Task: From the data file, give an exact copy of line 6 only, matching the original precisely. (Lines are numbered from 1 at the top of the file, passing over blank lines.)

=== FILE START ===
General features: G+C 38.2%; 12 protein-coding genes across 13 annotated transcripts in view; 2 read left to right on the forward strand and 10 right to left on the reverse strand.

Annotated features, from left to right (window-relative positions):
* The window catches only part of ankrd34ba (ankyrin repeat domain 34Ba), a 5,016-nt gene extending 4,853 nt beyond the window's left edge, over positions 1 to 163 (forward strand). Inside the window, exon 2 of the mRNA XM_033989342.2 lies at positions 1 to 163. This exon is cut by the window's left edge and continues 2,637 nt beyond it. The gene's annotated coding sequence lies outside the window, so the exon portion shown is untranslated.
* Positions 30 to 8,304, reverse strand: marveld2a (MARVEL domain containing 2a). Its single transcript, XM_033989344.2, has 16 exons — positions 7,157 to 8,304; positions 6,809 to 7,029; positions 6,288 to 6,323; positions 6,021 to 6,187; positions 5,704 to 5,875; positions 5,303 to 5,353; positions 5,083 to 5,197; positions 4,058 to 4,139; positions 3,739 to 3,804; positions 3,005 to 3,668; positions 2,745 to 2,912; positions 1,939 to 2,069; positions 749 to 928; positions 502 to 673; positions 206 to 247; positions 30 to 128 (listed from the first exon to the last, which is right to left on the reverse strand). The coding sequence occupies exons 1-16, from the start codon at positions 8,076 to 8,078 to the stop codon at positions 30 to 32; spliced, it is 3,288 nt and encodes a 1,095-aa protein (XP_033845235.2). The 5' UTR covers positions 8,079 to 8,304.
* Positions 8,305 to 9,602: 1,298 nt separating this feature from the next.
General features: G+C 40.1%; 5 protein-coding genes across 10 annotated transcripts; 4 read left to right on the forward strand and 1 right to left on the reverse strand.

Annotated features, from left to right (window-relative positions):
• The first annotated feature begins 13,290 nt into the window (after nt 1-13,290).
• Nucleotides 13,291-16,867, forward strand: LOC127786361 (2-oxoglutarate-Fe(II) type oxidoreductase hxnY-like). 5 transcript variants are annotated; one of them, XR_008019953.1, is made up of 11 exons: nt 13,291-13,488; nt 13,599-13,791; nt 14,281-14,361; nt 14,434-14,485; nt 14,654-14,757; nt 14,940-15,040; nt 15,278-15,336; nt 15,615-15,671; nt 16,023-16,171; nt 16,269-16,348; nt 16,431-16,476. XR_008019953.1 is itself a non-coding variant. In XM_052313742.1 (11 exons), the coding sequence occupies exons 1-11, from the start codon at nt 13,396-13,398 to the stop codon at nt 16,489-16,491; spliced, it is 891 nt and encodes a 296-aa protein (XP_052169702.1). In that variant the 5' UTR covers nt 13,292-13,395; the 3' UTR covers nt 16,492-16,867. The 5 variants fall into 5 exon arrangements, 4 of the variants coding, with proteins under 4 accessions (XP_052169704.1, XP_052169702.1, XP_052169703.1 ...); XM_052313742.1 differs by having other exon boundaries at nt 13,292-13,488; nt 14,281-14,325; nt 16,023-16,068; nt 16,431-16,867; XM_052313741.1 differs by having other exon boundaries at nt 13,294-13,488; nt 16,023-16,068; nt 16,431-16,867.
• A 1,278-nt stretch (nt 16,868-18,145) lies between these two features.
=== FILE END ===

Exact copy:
General features: G+C 40.1%; 5 protein-coding genes across 10 annotated transcripts; 4 read left to right on the forward strand and 1 right to left on the reverse strand.